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The Way of the Cross with reflections drawn from the First World War Conscientious Objectors

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April 14, 2017

pax christi logo 02REFLECTION - Wilfred Owen, the soldier poet,  recognised how the suffering of  his  men in the First World War  matched the stages of Christ’s own passion and death.  Four months before  he was himself killed in  France , Owen was training troops in England and wrote: For 14 hours yesterday I was at work  – teaching Christ to lift his cross by numbers, and how  to adjust his crown; and not to imagine he thirst till after th e last halt.  I attended his  Supper to see that there were no t complaints; and inspected his feet that they should be  worthy of the nails.  I see to it that he is dumb and stands  at attention before all his  accusers.  With a piece of silver I buy him every day, and with maps I make him familiar  with the topography of Golgotha. 1 Equally vivid descriptions are  to be found in  letters and diaries of the conscientious objectors of  the First World War.  They did not presume to compare their suffering to that of men in the  trenches, and they faced the permanent accusation that they were cowards who had taken the soft  option. But as they endured humiliating and brutal  punishment, and frequent threats of the  death penalty, many were sustained by the  example of Chri st.  In his cell in Richmond  Castle John ‘Bert’  Brocklesby  s ke tched an  image of Jesus collapsing under the cross,  with these words from a hymn: ‘Every cross  grows light beneath the shadow Lord of  Thine’. 2016 is the centenary of the introduction of  conscr iption in the First World War, and with  it the first opportunity in law for men to  declare their conscientious objection to  fighting.  However, few applicants were  actually given the exemption they  requested, which meant that many continued  to resist mil itary service and went to prison as a consequence.  These extracts describing the  experience of the ‘conchies’ are offered as a meditation on the Way of the Cross.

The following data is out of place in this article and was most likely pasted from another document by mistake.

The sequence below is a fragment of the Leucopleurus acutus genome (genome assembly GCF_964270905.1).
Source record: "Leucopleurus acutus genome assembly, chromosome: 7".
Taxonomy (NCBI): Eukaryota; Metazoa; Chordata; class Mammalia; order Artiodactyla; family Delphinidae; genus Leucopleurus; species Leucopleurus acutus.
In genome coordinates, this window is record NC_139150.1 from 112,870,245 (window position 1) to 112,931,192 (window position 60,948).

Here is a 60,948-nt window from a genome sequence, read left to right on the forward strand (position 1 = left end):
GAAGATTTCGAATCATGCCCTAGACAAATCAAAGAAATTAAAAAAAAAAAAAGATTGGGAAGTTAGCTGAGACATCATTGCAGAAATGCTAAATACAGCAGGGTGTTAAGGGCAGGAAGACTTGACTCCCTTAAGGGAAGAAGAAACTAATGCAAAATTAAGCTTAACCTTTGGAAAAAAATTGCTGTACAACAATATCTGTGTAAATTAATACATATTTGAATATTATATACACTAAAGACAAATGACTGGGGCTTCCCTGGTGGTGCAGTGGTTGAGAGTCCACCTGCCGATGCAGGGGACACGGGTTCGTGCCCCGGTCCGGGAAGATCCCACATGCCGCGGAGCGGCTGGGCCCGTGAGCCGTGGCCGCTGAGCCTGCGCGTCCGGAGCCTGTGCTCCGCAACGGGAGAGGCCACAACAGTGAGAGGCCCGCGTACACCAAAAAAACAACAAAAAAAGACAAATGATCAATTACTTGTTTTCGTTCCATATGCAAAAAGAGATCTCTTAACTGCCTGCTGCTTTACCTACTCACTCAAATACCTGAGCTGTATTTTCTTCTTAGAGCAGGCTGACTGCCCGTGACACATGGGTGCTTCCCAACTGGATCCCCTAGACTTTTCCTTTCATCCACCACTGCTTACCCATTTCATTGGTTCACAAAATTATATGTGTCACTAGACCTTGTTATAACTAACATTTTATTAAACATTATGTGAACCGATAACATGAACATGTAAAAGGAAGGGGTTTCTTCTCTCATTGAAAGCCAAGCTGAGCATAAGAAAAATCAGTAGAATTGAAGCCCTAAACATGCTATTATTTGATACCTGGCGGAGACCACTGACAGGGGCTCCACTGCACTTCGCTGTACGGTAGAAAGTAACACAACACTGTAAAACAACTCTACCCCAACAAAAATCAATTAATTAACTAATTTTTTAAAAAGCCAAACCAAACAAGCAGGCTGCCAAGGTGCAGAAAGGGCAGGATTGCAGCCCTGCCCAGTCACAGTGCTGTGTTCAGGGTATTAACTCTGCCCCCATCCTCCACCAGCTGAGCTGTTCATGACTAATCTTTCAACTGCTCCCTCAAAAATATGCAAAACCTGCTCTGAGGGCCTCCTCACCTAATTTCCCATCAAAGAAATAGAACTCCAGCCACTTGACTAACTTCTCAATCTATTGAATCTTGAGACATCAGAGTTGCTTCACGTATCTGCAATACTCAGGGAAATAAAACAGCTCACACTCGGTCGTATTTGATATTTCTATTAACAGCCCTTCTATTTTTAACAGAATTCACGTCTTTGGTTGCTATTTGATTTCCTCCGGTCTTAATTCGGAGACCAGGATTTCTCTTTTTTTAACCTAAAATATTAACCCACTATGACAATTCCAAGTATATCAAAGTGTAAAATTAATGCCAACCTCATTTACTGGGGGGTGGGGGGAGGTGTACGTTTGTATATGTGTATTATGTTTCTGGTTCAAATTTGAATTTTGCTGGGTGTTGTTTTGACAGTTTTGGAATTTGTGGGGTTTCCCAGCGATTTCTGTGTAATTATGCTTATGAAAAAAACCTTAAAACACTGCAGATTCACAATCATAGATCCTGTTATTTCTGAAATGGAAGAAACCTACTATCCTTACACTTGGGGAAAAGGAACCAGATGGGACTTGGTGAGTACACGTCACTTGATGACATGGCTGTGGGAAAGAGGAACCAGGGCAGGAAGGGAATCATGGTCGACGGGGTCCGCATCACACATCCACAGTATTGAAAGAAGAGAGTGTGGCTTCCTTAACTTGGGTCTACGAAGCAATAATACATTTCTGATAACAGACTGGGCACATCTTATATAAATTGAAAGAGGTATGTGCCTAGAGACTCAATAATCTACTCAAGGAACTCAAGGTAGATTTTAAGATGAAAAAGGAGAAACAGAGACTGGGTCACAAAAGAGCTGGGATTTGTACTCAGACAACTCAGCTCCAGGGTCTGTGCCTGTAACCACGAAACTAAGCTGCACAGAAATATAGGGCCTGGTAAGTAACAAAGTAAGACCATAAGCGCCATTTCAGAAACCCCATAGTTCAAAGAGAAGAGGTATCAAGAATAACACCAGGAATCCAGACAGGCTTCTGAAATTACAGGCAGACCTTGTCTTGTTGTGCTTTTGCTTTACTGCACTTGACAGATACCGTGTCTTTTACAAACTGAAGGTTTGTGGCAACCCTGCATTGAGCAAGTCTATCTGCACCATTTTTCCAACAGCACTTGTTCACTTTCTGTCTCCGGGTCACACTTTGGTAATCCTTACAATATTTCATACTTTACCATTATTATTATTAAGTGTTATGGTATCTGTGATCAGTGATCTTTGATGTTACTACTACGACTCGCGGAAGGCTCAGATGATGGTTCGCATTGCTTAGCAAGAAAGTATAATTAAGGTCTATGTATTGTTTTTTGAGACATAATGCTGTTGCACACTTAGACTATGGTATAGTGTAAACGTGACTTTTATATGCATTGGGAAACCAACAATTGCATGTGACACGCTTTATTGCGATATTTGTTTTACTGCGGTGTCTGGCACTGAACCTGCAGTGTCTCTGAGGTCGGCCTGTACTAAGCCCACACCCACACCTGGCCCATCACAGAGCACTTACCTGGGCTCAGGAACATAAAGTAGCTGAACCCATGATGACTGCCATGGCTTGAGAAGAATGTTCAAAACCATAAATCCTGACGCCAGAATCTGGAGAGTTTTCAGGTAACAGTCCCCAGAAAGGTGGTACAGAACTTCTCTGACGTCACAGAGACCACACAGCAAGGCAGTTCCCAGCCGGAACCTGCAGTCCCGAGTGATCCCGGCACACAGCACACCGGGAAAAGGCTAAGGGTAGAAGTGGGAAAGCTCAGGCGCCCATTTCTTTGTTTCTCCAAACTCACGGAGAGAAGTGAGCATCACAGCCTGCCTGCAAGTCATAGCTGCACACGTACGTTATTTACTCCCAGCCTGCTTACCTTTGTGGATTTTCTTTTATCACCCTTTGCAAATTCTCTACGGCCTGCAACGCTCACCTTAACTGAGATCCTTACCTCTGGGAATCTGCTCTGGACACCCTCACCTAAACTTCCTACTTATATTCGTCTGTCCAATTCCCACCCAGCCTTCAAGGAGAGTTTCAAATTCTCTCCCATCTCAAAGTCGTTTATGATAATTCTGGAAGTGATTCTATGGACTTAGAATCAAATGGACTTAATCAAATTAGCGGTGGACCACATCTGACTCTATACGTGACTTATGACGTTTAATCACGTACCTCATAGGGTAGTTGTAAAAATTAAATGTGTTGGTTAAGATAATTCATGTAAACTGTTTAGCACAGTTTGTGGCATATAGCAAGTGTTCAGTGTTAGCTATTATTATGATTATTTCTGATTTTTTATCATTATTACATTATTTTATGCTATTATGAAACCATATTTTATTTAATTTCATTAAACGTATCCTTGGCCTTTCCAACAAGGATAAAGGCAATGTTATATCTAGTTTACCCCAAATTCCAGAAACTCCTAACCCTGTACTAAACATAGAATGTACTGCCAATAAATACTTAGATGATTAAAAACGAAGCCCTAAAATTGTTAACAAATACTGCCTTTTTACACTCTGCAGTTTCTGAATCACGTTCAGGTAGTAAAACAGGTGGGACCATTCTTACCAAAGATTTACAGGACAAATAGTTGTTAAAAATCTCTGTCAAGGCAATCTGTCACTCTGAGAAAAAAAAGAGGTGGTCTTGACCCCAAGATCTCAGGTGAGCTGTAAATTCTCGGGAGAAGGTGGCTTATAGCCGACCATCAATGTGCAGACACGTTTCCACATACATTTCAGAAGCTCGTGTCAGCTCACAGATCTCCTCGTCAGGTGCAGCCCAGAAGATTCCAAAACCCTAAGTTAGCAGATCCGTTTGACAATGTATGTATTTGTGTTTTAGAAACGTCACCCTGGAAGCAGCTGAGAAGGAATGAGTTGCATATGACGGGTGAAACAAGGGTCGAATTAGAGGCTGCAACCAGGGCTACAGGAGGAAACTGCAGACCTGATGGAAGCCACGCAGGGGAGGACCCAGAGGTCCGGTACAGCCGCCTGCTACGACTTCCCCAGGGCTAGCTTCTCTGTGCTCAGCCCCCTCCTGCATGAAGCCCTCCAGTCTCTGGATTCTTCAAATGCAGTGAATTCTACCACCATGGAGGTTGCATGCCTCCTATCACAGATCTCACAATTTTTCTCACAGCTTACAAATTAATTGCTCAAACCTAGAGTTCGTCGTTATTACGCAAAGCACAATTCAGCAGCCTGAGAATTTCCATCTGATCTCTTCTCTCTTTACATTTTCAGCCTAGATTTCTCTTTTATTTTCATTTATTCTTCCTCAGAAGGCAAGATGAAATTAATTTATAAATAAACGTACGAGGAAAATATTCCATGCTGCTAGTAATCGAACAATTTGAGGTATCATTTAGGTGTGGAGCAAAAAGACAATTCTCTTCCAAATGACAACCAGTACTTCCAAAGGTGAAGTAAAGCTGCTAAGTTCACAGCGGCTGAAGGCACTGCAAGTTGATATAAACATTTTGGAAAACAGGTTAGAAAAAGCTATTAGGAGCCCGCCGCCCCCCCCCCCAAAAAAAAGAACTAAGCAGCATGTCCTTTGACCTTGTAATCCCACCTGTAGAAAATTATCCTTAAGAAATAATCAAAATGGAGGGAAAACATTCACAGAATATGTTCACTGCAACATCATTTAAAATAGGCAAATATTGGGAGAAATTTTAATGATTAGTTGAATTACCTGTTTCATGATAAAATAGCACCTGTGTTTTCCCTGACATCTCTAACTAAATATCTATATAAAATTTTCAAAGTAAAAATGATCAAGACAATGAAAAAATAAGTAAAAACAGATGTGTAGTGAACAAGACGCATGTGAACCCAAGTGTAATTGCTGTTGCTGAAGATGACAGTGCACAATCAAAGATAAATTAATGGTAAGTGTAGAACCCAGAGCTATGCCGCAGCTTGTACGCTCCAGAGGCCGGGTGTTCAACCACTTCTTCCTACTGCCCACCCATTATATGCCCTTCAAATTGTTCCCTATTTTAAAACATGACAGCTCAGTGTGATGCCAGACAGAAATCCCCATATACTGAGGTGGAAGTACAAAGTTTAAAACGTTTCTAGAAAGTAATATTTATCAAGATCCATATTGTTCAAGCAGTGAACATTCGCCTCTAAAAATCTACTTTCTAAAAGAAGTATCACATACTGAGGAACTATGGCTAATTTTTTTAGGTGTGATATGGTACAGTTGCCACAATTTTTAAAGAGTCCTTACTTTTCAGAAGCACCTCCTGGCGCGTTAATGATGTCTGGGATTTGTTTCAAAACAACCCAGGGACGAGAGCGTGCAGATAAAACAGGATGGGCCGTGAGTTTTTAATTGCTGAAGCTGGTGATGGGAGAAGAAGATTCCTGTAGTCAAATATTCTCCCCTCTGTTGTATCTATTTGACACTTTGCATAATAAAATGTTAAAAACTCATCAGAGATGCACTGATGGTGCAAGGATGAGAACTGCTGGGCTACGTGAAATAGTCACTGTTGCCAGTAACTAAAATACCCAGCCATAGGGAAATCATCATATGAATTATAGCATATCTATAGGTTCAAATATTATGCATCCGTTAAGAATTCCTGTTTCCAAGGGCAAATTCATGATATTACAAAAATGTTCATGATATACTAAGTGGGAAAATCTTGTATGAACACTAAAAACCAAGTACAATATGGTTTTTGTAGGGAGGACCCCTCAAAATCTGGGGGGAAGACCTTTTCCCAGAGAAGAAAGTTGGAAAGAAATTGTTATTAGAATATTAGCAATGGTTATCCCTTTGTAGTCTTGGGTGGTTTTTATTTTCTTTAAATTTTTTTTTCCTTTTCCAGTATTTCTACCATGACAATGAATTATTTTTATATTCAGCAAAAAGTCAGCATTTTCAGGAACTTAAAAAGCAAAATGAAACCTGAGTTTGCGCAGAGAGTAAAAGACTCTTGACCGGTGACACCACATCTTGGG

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Source: paxchristi.org.uk

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